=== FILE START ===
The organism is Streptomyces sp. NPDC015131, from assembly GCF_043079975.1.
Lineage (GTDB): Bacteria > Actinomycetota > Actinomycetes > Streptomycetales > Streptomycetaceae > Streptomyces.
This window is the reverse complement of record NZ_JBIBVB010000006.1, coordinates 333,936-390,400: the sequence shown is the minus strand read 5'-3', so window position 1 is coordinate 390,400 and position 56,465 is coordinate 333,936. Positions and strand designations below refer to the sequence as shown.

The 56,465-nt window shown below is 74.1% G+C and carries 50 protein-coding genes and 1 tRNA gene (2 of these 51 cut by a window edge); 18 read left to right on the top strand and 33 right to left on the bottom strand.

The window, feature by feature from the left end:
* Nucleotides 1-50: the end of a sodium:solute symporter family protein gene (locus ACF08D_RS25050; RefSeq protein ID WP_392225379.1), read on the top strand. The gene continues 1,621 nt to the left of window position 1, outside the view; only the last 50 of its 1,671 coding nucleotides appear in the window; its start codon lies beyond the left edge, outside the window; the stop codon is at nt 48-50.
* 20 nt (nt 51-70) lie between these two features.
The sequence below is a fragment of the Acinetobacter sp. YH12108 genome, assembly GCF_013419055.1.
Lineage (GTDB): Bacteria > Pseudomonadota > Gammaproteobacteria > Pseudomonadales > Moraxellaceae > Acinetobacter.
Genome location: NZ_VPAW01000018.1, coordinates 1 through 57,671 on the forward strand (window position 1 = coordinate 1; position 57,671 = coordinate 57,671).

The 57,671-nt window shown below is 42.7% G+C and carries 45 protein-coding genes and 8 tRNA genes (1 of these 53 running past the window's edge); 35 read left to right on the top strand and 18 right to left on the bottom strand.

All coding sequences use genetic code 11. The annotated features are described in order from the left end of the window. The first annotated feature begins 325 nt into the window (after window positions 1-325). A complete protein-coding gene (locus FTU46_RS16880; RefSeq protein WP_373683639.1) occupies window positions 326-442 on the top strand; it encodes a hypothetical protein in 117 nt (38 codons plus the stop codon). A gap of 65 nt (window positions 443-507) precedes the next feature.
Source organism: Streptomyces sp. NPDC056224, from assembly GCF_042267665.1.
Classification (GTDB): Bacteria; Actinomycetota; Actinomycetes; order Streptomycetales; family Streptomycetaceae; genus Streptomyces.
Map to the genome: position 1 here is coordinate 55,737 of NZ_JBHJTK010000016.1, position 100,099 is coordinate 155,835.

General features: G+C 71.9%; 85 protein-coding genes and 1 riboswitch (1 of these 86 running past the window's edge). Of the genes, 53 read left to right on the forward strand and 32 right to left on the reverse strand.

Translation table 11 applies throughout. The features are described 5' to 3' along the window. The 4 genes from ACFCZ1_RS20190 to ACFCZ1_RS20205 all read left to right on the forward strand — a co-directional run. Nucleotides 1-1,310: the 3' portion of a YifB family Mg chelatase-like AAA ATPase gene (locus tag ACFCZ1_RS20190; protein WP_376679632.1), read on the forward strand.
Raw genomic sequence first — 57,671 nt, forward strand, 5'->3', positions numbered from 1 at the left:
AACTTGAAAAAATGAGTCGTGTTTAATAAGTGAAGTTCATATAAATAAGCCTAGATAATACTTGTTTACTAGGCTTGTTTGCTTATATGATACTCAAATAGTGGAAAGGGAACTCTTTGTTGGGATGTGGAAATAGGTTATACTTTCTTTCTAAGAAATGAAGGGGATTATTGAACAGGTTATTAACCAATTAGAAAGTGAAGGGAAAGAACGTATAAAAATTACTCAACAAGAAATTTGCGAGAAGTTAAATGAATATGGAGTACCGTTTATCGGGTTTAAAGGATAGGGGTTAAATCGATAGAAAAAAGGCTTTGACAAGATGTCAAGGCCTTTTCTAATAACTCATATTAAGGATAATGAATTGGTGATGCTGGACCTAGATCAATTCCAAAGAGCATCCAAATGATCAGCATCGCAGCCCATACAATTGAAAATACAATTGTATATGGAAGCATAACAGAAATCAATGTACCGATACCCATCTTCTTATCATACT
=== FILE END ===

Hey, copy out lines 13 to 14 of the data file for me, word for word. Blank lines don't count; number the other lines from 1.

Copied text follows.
Source organism: Streptomyces sp. NPDC056224, from assembly GCF_042267665.1.
Classification (GTDB): Bacteria; Actinomycetota; Actinomycetes; order Streptomycetales; family Streptomycetaceae; genus Streptomyces.